A lot has changed since the HIV epidemic hit the United States in the 1980s, but nurses have always been at the helm of treating these patients since the beginning.
Nurses have worked all over the U.S. to care for HIV/AIDs patients from the hospital units to their homes.
Today, nurses continue to play a critical role.
They are becoming the mainstay of antiretroviral treatment programs nationally and globally.
In an interview with Medscape, Dr. Jason Farly, PhD said nurses were on the front lines before antiviral therapy was ever available, caring for patients everywhere from hospital units to homes.
“I believe that the true spirit of care has never left the profession, but we have also taken on a new expanded role, and an expanded scope as frontline care providers -- those who are providing antiretroviral therapy. And nowhere is that more visible than in countries in sub-Saharan Africa,” he said.
“In my work in Africa, we are directly involved with training of nurses, which in turn expands access to care. This provides life-saving access to antiretroviral therapy in rural remote areas, where there are no physicians. In areas where there may be a physician, the physician provides oversight.”
There are also growing opportunities for nurses to enter the HIV/AIDs care specialty as the aging patient population faces many complications that can impact the quality and longevity of life.
There are many comorbidities that can come along while aging with HIV, including complications with the cardiovascular system, kidneys, liver, cognitive function and much more.
These days, patients are being treated, evaluated, and managed by case management services, inpatient services, nurse practitioners and nurses in AIDS clinics.
According to Dr. Farly, patient outcomes are improving.
“We're seeing decreased patient admissions. We're seeing a lot of patients increasing their access to antiretroviral therapy, because nurses are oftentimes more willing to work in rural areas in this country,” he said.
Home Health Nursing Care
Taking the home nursing care route gives nurses an alternative to working in a hospital or clinic.
Andresa Person is the manager of HIV Program Development for VNSNY CHOICE Select Health at the Visiting Nurse Service of New York. It’s the largest provider of home care to individuals living with HIV/AIDS in New York City.
Person finds that home health care is actually helping people with HIV live longer, better quality lives.
“It’s not uncommon that HIV patients get treated by multiple doctors who prescribe different medications. Home health care professionals can play a significant part in looking at drug-to-drug and food-to-drug interaction to avoid complications and guarantee the best care possible,” she said in an interview with HIV Plus Mag.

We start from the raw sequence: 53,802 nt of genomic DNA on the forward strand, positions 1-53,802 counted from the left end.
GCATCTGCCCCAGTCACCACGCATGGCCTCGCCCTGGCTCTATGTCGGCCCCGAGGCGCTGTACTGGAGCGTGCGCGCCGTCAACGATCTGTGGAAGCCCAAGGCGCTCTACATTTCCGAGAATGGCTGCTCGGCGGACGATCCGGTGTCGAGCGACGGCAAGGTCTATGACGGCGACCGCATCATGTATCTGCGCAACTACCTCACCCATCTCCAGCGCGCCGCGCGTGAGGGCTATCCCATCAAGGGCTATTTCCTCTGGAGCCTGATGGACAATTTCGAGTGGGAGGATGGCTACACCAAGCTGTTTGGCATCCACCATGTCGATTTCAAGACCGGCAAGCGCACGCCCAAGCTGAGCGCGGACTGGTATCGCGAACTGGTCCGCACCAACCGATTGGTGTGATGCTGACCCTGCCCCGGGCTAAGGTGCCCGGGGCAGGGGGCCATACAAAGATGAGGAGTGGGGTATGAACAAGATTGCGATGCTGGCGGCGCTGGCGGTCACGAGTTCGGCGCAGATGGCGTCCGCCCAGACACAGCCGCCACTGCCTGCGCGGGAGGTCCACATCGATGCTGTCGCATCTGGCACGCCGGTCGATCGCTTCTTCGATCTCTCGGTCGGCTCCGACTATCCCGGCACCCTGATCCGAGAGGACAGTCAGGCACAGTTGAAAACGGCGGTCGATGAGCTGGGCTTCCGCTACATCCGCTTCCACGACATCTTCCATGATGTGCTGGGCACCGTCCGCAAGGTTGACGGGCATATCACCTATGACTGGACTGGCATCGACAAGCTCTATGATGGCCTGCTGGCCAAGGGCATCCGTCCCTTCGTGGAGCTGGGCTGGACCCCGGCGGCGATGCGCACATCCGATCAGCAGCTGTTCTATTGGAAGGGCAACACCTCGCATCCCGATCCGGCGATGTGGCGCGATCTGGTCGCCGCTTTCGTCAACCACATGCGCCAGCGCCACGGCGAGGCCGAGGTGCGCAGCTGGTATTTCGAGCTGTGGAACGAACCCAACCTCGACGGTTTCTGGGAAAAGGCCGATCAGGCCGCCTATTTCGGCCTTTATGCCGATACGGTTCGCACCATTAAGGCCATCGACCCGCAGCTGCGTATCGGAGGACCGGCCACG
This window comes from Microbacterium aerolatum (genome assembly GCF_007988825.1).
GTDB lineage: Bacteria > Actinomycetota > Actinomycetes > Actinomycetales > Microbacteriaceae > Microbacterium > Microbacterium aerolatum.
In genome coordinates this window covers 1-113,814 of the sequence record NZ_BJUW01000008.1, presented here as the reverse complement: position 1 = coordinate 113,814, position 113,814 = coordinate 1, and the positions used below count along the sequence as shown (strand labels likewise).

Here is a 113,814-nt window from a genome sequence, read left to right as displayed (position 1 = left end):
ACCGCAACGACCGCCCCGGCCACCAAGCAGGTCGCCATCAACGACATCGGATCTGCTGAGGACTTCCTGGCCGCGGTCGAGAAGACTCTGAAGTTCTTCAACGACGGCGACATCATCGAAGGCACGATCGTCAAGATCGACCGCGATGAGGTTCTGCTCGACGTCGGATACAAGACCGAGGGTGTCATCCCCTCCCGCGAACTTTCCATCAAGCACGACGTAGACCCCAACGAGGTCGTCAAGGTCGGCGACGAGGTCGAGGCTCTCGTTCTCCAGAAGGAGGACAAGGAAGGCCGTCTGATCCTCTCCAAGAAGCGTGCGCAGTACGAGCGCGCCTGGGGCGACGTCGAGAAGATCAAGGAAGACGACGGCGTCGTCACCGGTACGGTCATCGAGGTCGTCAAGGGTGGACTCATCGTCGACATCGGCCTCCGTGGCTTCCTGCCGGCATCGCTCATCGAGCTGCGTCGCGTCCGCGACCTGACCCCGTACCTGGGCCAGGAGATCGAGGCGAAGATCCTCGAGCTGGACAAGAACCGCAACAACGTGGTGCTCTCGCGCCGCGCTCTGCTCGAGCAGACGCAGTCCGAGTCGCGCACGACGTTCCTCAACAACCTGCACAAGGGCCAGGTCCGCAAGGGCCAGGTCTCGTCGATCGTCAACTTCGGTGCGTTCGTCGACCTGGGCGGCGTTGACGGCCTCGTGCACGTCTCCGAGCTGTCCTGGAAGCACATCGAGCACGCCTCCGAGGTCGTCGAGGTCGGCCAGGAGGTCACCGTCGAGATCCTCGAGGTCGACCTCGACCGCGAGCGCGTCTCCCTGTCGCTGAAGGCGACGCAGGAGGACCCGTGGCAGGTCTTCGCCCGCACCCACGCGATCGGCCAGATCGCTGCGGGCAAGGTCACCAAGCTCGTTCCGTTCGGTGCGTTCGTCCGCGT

Nurses can also be the touch point between the patient and their doctors.
They receive training that is geared to nurse competencies and roles and they are often the first provider, or even the primary provider for patients with HIV.
They often help patients get clarity on how to handle their treatment plans as the patient’s need shifts due to changes in their condition.
When it comes to paying for this kind of service, patients might be surprised to know they may be covered for nursing home care under insurance. You don’t have to be a senior or someone on the verge of death either.
The services for HIV patients receiving at home care vary---from home management to assistance in bathing, dressing and handling chronic conditions that plague those who are aging with this illness.
Some patients become very knowledgeable and empowered, so they can manage their disease in the privacy of their home, but others struggle. Home health care professionals can teach these how to manage HIV properly and give them a sense of independence while stepping in to assist with duties that require the nurse’s support.
Home health care nurses can also provide patient’s families with information about how to manage medications, give injections safely, get proper nutrition and exercise so they can live comfortably and safely at home.
Dr. Farly wants the scope-of-practice barriers to be eliminated, and believes nurses should practice to the fullest extent of their training and pursue further education.
A a 2012 Institute of Medicine Report, The Future of Nursing , supports his outlook on the industry. Researchers found that that nurses are leading healthcare.
“In terms of HIV management, I think it's a great time to be a nurse, because we are seeing the successes of what nurses can do in terms of increasing access to care, quality, and safety, all in a cost-effective manner,” he said.